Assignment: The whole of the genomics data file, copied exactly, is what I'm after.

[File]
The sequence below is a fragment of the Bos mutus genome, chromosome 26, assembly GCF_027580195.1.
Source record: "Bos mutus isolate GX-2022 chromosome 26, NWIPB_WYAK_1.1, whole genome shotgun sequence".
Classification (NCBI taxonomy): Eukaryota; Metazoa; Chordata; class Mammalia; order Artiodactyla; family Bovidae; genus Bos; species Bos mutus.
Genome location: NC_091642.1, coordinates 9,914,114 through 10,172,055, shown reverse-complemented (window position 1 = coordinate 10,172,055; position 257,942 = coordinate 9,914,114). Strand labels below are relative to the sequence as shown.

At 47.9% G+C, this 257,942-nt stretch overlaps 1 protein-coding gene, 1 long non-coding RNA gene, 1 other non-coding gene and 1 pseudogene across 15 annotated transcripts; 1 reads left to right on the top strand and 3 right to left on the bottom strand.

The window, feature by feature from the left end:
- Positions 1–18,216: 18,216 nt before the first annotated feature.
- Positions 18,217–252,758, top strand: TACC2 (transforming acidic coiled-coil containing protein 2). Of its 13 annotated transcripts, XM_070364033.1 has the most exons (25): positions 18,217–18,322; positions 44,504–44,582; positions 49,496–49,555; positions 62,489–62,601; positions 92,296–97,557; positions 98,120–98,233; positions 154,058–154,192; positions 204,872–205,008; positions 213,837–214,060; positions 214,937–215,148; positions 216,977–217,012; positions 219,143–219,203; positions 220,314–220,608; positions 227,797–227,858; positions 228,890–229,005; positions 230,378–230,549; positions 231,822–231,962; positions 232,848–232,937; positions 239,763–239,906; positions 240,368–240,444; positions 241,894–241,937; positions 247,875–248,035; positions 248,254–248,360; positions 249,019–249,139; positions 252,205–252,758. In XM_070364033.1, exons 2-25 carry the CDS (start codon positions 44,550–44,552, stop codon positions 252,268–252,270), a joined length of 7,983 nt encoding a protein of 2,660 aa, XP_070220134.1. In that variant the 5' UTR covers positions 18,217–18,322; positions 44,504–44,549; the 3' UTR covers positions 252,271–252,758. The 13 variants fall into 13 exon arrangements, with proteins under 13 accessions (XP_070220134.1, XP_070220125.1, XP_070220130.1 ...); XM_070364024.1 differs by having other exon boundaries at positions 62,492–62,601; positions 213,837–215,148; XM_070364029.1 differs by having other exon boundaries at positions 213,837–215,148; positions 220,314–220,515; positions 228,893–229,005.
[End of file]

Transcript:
The sequence below is a fragment of the Bos mutus genome, chromosome 26, assembly GCF_027580195.1.
Source record: "Bos mutus isolate GX-2022 chromosome 26, NWIPB_WYAK_1.1, whole genome shotgun sequence".
Classification (NCBI taxonomy): Eukaryota; Metazoa; Chordata; class Mammalia; order Artiodactyla; family Bovidae; genus Bos; species Bos mutus.
Genome location: NC_091642.1, coordinates 9,914,114 through 10,172,055, shown reverse-complemented (window position 1 = coordinate 10,172,055; position 257,942 = coordinate 9,914,114). Strand labels below are relative to the sequence as shown.

At 47.9% G+C, this 257,942-nt stretch overlaps 1 protein-coding gene, 1 long non-coding RNA gene, 1 other non-coding gene and 1 pseudogene across 15 annotated transcripts; 1 reads left to right on the top strand and 3 right to left on the bottom strand.

The window, feature by feature from the left end:
- Positions 1–18,216: 18,216 nt before the first annotated feature.
- Positions 18,217–252,758, top strand: TACC2 (transforming acidic coiled-coil containing protein 2). Of its 13 annotated transcripts, XM_070364033.1 has the most exons (25): positions 18,217–18,322; positions 44,504–44,582; positions 49,496–49,555; positions 62,489–62,601; positions 92,296–97,557; positions 98,120–98,233; positions 154,058–154,192; positions 204,872–205,008; positions 213,837–214,060; positions 214,937–215,148; positions 216,977–217,012; positions 219,143–219,203; positions 220,314–220,608; positions 227,797–227,858; positions 228,890–229,005; positions 230,378–230,549; positions 231,822–231,962; positions 232,848–232,937; positions 239,763–239,906; positions 240,368–240,444; positions 241,894–241,937; positions 247,875–248,035; positions 248,254–248,360; positions 249,019–249,139; positions 252,205–252,758. In XM_070364033.1, exons 2-25 carry the CDS (start codon positions 44,550–44,552, stop codon positions 252,268–252,270), a joined length of 7,983 nt encoding a protein of 2,660 aa, XP_070220134.1. In that variant the 5' UTR covers positions 18,217–18,322; positions 44,504–44,549; the 3' UTR covers positions 252,271–252,758. The 13 variants fall into 13 exon arrangements, with proteins under 13 accessions (XP_070220134.1, XP_070220125.1, XP_070220130.1 ...); XM_070364024.1 differs by having other exon boundaries at positions 62,492–62,601; positions 213,837–215,148; XM_070364029.1 differs by having other exon boundaries at positions 213,837–215,148; positions 220,314–220,515; positions 228,893–229,005.